When you work with the right partner – especially one whose skills and interests don’t completely overlap with yours – you can do more than make yourself twice as good. If it’s the right match, you can be exponentially as good as you’d be on your own. The problem, of course, in working with a partner who likes to do different things than you is that the partnership may not last, and then you see how the sum of your individual parts matches up with the former whole.
Paul McCartney wanted to make mass appeal pop songs; John Lennon wanted to experiment. Robert Townsend wanted to do sincere explorations of the black entertainer’s role in a white business; Keenan Ivory Wayans just wanted to make people laugh. Big Boi wanted to keep making rap albums; Andre 3000 wanted to do pretty much anything else. It happens. Sometimes, you get twice as much quality; usually, you don’t. (I’d trade every single Wings song for just one more Lennon/McCartney composition on the level of, say, “We Can Work It Out.”)
Since they co-created the original “The Office” a decade ago, Ricky Gervais and Stephen Merchant have been so intertwined that it’s been hard to imagine them as having separate interests or areas of strength. Gervais was short and stocky, Merchant impossibly tall (6’7″) and gangly, but otherwise they appeared two sides of the same coin as they worked on “The Office,” then “Extras,” “Life’s Too Short,” etc.
But Gervais has dabbled off on his own, co-writing and directing “The Invention of Lying” with another partner and recently creating and starring in “Derek” (which Netflix debuted earlier this month), in which he plays a developmentally disabled man who works in a nursing home. And Now it’s Merchant’s turn to fly solo with “Hello Ladies” – about an Englishman desperately trying to get lucky in Los Angeles – which debuts on HBO Sunday night at 10:30.
Watching the two series in close proximity, you can see the contributions each man made to the DNA of “The Office.” “Derek” is melancholy to the point where I’m not sure it’s accurate to call it a comedy; “Hello Ladies” has the familiar cringe-inducing humor. And neither aspect works entirely well without the other.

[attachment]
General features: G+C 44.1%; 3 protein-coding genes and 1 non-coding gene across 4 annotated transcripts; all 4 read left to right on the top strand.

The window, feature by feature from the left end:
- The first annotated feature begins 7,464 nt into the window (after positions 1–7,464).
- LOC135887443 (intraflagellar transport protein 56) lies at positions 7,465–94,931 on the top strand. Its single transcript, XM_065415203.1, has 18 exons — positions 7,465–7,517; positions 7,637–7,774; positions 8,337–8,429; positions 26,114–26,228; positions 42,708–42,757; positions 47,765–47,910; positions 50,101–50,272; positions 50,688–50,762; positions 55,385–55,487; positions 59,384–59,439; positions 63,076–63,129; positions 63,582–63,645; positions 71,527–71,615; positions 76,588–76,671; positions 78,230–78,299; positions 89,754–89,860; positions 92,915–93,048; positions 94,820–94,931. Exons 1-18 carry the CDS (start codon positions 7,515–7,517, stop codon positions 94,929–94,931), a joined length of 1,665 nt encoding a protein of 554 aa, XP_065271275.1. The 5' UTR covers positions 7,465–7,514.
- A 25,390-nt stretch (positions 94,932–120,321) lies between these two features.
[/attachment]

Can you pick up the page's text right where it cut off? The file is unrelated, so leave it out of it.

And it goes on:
In particular, “Hello Ladies” is so much of a piece with both “The Office” and “Life’s Too Short” – oblivious asshole keeps putting himself in humiliating situations because of an overinflated sense of self – that it’s tiresome almost from the start. Merchant is still a master of comic construction – there’s at least one moment in each of the four episodes I’ve seen that had me laughing heartily, even at punchlines I could see coming, because he’s just that good at designing humorous scenes – but it’s all in service of a character I could not wait to get away from, and whose friendships with the other characters (including Christine Woods as the struggling actress who rents out his guesthouse, Nate Torrence as a recently-separated best friend and Kevin Weisman as a guy in a wheelchair who’s every bit the stud Merchant imagines himself to be) make absolutely no sense. On “The Office,” the other characters had no choice but to spend time with David Brent. Merchant does not have a captive audience here, and the series drags out every single misstep he makes. There’s a running gag in the third episode in which Merchant tries to get out of buying his date an expensive meal at a restaurant that’s among the more difficult things I’ve had to sit through in a while – and I’ve seen two episodes of “Dads.”
I don’t know that “Derek” is entirely successful, but I at least appreciate what Gervais is trying to do with it, and also that he’s not just repeating the same material over and over again. “Hello Ladies” (which Merchant made in partnership with American “Office” alums Lee Eisenberg and Gene Stupnitsky) shines a light on Merchant’s comic role in the partnership, but it lacks the humanity of most of his earlier work, and it’s in service of a character type who’s long since outlived his usefulness.
Alan Sepinwall may be reached at firstname.lastname@example.org